I once sat across a 28-year-old woman who screamed, “I hate my depression! I hate my condition!” She didn’t really like her state and she’s lost about what to do with her self.

As we progress together, she’s able to use her “hate” as significant motivator to get better. Hating her depression was actually a good thing!

Maybe, “hate” is too strong a word to describe what I’m driving at. But “hate” or dissatisfaction is a jewel we better not miss.

Think about it.

You need to be emotional about where or what you are for you to take action!

You “hate” when you see your marriage crumbling.

You “hate” when you watch your children get addicted to drugs or the wrong crowd.

You “hate” that you couldn’t earn enough income to feed your family.

You “hate” when you find your self unable to keep relationships or friendships.

There it is.

Define what you “hate” about where you are right now in your life. Get specific about what changes you need to go where you want to go.

Healing from Unemployment

Jeff is unemployed. He has bills to meet. Two teenagers and one child to feed. And his wife waits anxiously for some response from job applications.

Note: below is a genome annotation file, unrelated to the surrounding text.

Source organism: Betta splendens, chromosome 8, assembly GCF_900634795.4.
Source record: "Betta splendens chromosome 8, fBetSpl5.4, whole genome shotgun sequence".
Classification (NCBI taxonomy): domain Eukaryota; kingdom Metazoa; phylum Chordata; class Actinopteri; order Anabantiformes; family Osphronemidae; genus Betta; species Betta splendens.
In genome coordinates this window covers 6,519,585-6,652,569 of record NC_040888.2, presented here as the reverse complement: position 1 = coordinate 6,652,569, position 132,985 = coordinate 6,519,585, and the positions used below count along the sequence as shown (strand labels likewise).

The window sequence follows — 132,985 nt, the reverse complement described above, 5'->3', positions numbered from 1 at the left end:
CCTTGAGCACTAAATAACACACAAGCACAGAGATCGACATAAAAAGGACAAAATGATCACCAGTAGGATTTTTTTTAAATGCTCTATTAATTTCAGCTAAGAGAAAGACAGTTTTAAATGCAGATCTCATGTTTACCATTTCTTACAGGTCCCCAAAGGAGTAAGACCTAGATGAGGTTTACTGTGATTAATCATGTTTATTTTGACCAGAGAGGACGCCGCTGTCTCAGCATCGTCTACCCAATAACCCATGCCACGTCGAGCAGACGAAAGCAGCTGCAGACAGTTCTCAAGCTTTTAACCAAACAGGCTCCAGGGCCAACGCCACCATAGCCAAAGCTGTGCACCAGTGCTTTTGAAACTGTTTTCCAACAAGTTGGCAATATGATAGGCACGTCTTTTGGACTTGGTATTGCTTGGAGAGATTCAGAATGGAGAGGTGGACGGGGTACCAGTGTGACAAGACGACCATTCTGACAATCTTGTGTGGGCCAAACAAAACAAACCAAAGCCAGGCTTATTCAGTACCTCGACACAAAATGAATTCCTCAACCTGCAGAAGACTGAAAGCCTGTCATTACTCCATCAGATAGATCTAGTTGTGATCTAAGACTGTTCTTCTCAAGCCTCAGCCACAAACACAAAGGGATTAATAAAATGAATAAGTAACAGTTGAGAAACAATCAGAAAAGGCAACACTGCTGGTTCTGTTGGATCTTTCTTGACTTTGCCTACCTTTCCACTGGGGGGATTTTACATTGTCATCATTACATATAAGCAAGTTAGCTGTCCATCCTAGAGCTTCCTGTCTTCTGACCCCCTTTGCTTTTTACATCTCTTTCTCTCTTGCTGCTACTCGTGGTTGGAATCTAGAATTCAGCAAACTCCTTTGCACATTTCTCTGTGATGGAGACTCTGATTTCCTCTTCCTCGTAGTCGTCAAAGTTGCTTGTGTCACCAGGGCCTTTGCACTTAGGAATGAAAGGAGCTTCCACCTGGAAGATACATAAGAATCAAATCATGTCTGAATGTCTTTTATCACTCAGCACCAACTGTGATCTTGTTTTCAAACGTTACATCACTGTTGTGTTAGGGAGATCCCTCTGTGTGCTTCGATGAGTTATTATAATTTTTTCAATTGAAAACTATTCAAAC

Weeks roll into months. Months roll into years. The clouds get darker as time passes.

Unemployment drains Jeff. Emotionally, mentally, physically, and spiritually.

The social stigma is also evident. His relatives and friends often withdraw, or don’t know how to react. As if he’s less than a real person.

Jeff used to be a confident, self assured man. But all that is stripped away … by the horrors of unwanted lack of employment.

Understandably, Jeff feels devastated. His self esteem crashes. He feels worthless to himself, his wife and children, his friends, and society.

Unemployment. A personal, private trauma wound.

In my country and in many other places, the trauma of unemployment is a distressing personal malady. It’s known to invade and wound a lot of people.

No totally satisfying cure has been found yet by politicians, businessmen, or doctors. The numbers of sufferers keep increasing in our era.

As one of the suffering unemployed several times before, I’ve found that what we look for in this trauma or crisis are these 3 major keys: wisdom, patience, and faith.

When you’re down in the depths of despair, you’re put to the test. In those 3 major keys and areas. Make sure they’re well covered in your surviving and thriving.

As a Christian myself, I realize that I could not depend on man for solutions. Only God can be my ultimate solution, my ultimate mental, emotional, and spiritual anchor in trying times.

I know how it works. And able to say, “I know whom I have believed and am persuaded that he is able to keep that which I have committed …”

That is a far more lasting and real therapy to unemployment. It yields practical results as well beyond what you can imagine.